Alexis Harte, David Colon rocked, Addison is ready for Halloween

Red Devil Lounge open mic 09/25/2012

Hello music community, and welcome to another edition of the Red Devil Open Mic blog by Alan Monasch

If you would like to see all of the photos please friend Red Devil Open Mic on FACEBOOK.  If you want to hear/download the recordings of the night please visit KCTURNERPRESENTS.COM

As always, there were notables in the house, including Brendan Getzell, Jasmine
Pritchard, Susan Heffelfinger, Michael Vincent, Donovan Plant and Saam Nomad’s
friend Bebe (giving another meaning to the term “four on the floor.”) New to the RD
stage tonight were Ghosts N Shells, a rap duo originally from Chicago and Vermont,
Rachel Thom, Saam Nomad, Nick Von Liphart, Elliott Naschmeyer and Dr. Dreame.

A point of information: Kara Goslin, who had first pick of time slots in which to
play this week, chose 8:50 PM, just before the featured set. And I want to apologize
to the performers I could not stay to see: Johnny Lawrie, Elliott Naschmeyer, Pam
Bennett, Bill Fried, The Garden Band, Newself and Sean Tabor. I hope to catch them
all next time they play.

Kara Goslin (above)

Dr. Dreame (above)

Before the break: Salem started the night with an acoustic version of his
usually-electrified metal tune “Rose of the Night,” which put the focus on the
lyrics, which shone. Mick Shaffer touchingly presented Todd Snider’s “New York
Banker” in tribute to a friend in the hospital. Collective W hit hard once again,
with Ian Vianu skillfully playing the backing tracks perfectly, so musical as a DJ,
doing so much to build the structure and energy of Rachel W’s remarkable songs,
which she sings so soulfully and adeptly. Addison Nimrod again induced metalepsy
(now new and improved with face mask!) and delighted the pushed-forward,
appreciative crowd.

Salem (above)

Mick Shaffer (above)

Collective W. (above)

Addison Nimrod (above)

It was clearly folk music night at the Red Devil, with a block of performers around,
and including the first song by, the featured performer. Toy Yamaji did two songs so
heartfelt that I tracked her down afterward to get the lyrics to the choruses. Nick
Von Liphart, singing while accompanying himself on cross-harp harmonica(!), gave us
some delta honk-and-shout blues that immediately made me want to point him and Ben
Brown at each other (and it turns out they’ve played together before.) Greg Lamboy
did new songs and was the very definition of the confident and polished
singer/songwriter, with a strong, clear voice and expert guitar work (what lines!:
“Saying goodbye is not the same as letting go” and “My road leads back to you.”)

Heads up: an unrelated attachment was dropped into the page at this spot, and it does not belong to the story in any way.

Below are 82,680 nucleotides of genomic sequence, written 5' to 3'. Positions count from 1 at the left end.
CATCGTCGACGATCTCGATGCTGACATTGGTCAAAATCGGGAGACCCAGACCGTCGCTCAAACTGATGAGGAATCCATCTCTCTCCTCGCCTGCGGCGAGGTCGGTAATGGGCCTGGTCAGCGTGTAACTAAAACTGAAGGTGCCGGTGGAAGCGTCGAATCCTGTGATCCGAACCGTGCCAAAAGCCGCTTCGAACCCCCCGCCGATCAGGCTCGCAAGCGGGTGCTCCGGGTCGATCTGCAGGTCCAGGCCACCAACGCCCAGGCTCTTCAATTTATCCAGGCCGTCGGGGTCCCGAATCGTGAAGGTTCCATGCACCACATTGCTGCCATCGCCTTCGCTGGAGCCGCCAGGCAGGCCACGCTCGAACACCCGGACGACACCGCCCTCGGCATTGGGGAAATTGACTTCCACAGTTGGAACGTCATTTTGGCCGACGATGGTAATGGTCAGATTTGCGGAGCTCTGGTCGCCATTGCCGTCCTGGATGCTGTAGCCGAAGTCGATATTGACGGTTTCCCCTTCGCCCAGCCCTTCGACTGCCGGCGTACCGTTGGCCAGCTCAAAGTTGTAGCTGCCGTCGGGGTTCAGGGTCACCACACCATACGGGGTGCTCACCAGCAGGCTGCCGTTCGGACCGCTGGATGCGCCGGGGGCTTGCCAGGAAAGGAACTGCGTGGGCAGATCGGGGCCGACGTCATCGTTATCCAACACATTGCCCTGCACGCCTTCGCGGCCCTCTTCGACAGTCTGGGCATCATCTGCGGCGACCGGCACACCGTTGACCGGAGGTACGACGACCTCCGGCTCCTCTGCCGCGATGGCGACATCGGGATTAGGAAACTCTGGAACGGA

Tommy Phan again impressed with new song “Roots” and the spirited and deep travel
song “One and One” (“I’m far too gone”) and Kara Goslin took us into the feature
break with the striking “Creative Fears” and “Devil Makes Three,” which she played
at her first appearance at the Red Devil open mic; Tuesday night was the one-year
anniversary of that performance.

Toy Yamaji (above)

Greg Lamboy (above)

Alexis Harte: Featured performer Alexis Harte announced his strong songwriting and
performing skill with his solo first tune, “Temporary Tattoo And A Candy Cigarette,”
which captured and quieted the crowd. Then he brought up his band, the Lemon Hammer,
and brought up the energy level and the heat as well. The band is the very solid
Aaron Brinkerhoff rocking the standup cocktail drum kit, bassist Fergus Lenehan
(showing some nice bass harmonics), and the very-very-engaging Damond Moodie sharing
lead vocal duties with Harte. Alexis played excellent electric lead throughout, on
songs that profited mightily by the ensemble treatment. Some funk and some modern
singer/songwriter/alternative made the feature very attractive to the crowd, who
showed their obvious appreciation (I saw David Colón dancing!) during the set and at
its end.

Alexis Harte and Lemon Hammer (above)

After the break: Last paragraph’s dancer, David Colón, proved more than up to the
task of following the feature with a strong pair of songs in his rhythmic and
jazz-inflected style, with his lovely voice, to great approval from the audience for
his cover of Black Street’s “No Diggity” and for his original, “On the Phone.”
Junkyard Academy showed that strong songwriting (“Standing in the Rain” and “Don’t
Say Anything”) underlies their showmanship and playing skill, with a Buddy Holly
vibe emanating from the pounding cajon. Julie Mayhew reprised her “I’m There” and
“With You” and got them across with passion and growing skill. The last performer I
heard, Courtney Nichole, scored with her reinvigorating reworking of Oasis’
“Wonderwall” and her original, “Don’t Look Back.”

David Colon (above)

Courtney Nicole (above)

I didn’t look back on my way to the bus to the train, but I was conscious of the
fact that I was missing a portion of a notably good music night and leaving a really
good time with my incredible friends, secure in the knowledge that more than one
hundred people had been present to hear San Francisco’s best and to enjoy the weekly
celebration that is the Red Devil Open Mic!


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1 Comment

  1. You do such a wonderful job, Alan. I always look forward to reading these posts. Thank you for mentioning me in this. A great moment for me to say the least. See you next time!

    ~David Colón


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